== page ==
Graduate Employability is a big problem. Depending on who you ask, we are looking at 30% - 40% of the graduates not being employed within a reasonable period of time after leaving college. The problem is so bad that we are inventing ways to hide it. Instead of bring it to the fore, we club graduates who get a job and who go to post-graduate education together, and ignore the cases of underemployment, so that we get some respectable data. The granular data that we may really need to address the problem, such as how many of our graduates are working in fast food shops, may present us with a bigger problem, that of busting the myth of the college altogether. We would instead focus our attention to other soothing pieces of data, such as the existence of a college premium. It is soothing but problematic because, people going to college earns more than those who dont, the gap is widening only because people who dont go to college have seen their incomes collapse, while the premium has been propped up by the million-dollar bonuses of some superstar professions. The fact that an average college degree for an average student gets one nowhere is a story that everyone wants to hide.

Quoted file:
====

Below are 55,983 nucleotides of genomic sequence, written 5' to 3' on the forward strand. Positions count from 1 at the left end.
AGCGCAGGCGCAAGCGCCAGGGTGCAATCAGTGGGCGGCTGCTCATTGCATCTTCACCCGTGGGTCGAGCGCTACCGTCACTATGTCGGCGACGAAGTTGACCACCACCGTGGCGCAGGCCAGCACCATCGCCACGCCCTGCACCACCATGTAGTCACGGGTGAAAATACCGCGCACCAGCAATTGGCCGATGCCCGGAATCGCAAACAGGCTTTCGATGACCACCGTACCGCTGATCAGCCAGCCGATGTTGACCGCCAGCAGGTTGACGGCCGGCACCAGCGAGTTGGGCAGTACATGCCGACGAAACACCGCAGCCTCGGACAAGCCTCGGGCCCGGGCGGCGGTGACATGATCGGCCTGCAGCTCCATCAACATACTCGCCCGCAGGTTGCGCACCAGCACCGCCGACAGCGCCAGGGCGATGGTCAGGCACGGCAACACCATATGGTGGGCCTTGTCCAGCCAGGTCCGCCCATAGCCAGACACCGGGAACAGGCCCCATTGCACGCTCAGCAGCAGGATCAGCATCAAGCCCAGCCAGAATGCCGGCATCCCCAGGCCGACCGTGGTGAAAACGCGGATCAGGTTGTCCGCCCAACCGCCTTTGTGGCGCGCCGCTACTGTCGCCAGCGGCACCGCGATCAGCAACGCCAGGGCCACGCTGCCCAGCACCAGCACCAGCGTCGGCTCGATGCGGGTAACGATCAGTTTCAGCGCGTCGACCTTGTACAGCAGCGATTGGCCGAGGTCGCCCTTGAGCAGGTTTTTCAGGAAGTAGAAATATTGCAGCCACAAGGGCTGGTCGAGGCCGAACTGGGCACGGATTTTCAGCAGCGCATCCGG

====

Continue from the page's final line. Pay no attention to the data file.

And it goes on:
A large section of the academics, though by no means all of them, treats all the discussion about graduate employability as some sort of neo-liberal conspiracy, blaming the lack of jobs because of automation and offshoring practices of the employers. There may be some truth in this, but at the same time, the availability of educated people in a certain geography has known to have attracted investment and jobs to it. So, while employers may be guilty as charged - they are indeed looking for better profits by shifting jobs to areas where costs are lower - the academic institutions may be better served by trying to integrate themselves into an overall economic strategy of their host regions and making their students employable and attractive to the employers, rather than rejecting such notions out of hand. Automation, too, has its own lessons. Automation is destroying certain kinds of jobs and threatening middle class lives, but it is also opening up other opportunities. The employers are looking to automate, true, but the educational response is not to sink deeper into insularity but rather seeking to educate their students to be fit for the automated future.